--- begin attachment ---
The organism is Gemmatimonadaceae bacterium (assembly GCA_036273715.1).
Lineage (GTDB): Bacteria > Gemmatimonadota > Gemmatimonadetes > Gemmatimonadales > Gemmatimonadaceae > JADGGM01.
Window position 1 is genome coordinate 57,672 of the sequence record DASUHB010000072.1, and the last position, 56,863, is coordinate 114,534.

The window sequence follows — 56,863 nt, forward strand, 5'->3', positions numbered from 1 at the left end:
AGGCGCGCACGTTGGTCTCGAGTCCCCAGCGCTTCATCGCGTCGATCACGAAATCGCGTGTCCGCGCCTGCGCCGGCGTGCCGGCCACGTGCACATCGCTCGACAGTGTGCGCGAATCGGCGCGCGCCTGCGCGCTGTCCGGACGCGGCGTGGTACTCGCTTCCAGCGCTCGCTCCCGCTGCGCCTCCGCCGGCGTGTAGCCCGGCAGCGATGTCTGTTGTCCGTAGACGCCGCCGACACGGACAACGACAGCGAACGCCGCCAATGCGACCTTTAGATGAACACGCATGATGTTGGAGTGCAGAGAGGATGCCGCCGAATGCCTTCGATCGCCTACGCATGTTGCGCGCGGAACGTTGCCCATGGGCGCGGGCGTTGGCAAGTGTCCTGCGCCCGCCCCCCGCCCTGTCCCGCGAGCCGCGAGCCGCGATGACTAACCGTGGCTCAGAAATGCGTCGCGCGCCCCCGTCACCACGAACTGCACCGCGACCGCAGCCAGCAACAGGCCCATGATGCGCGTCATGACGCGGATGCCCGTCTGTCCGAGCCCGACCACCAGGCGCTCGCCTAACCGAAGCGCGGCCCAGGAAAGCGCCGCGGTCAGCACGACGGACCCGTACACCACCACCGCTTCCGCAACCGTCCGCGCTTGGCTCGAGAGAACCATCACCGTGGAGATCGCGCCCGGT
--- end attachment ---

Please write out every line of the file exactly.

The organism is Gemmatimonadaceae bacterium (assembly GCA_036273715.1).
Lineage (GTDB): Bacteria > Gemmatimonadota > Gemmatimonadetes > Gemmatimonadales > Gemmatimonadaceae > JADGGM01.
Window position 1 is genome coordinate 57,672 of the sequence record DASUHB010000072.1, and the last position, 56,863, is coordinate 114,534.

The window sequence follows — 56,863 nt, forward strand, 5'->3', positions numbered from 1 at the left end:
AGGCGCGCACGTTGGTCTCGAGTCCCCAGCGCTTCATCGCGTCGATCACGAAATCGCGTGTCCGCGCCTGCGCCGGCGTGCCGGCCACGTGCACATCGCTCGACAGTGTGCGCGAATCGGCGCGCGCCTGCGCGCTGTCCGGACGCGGCGTGGTACTCGCTTCCAGCGCTCGCTCCCGCTGCGCCTCCGCCGGCGTGTAGCCCGGCAGCGATGTCTGTTGTCCGTAGACGCCGCCGACACGGACAACGACAGCGAACGCCGCCAATGCGACCTTTAGATGAACACGCATGATGTTGGAGTGCAGAGAGGATGCCGCCGAATGCCTTCGATCGCCTACGCATGTTGCGCGCGGAACGTTGCCCATGGGCGCGGGCGTTGGCAAGTGTCCTGCGCCCGCCCCCCGCCCTGTCCCGCGAGCCGCGAGCCGCGATGACTAACCGTGGCTCAGAAATGCGTCGCGCGCCCCCGTCACCACGAACTGCACCGCGACCGCAGCCAGCAACAGGCCCATGATGCGCGTCATGACGCGGATGCCCGTCTGTCCGAGCCCGACCACCAGGCGCTCGCCTAACCGAAGCGCGGCCCAGGAAAGCGCCGCGGTCAGCACGACGGACCCGTACACCACCACCGCTTCCGCAACCGTCCGCGCTTGGCTCGAGAGAACCATCACCGTGGAGATCGCGCCCGGT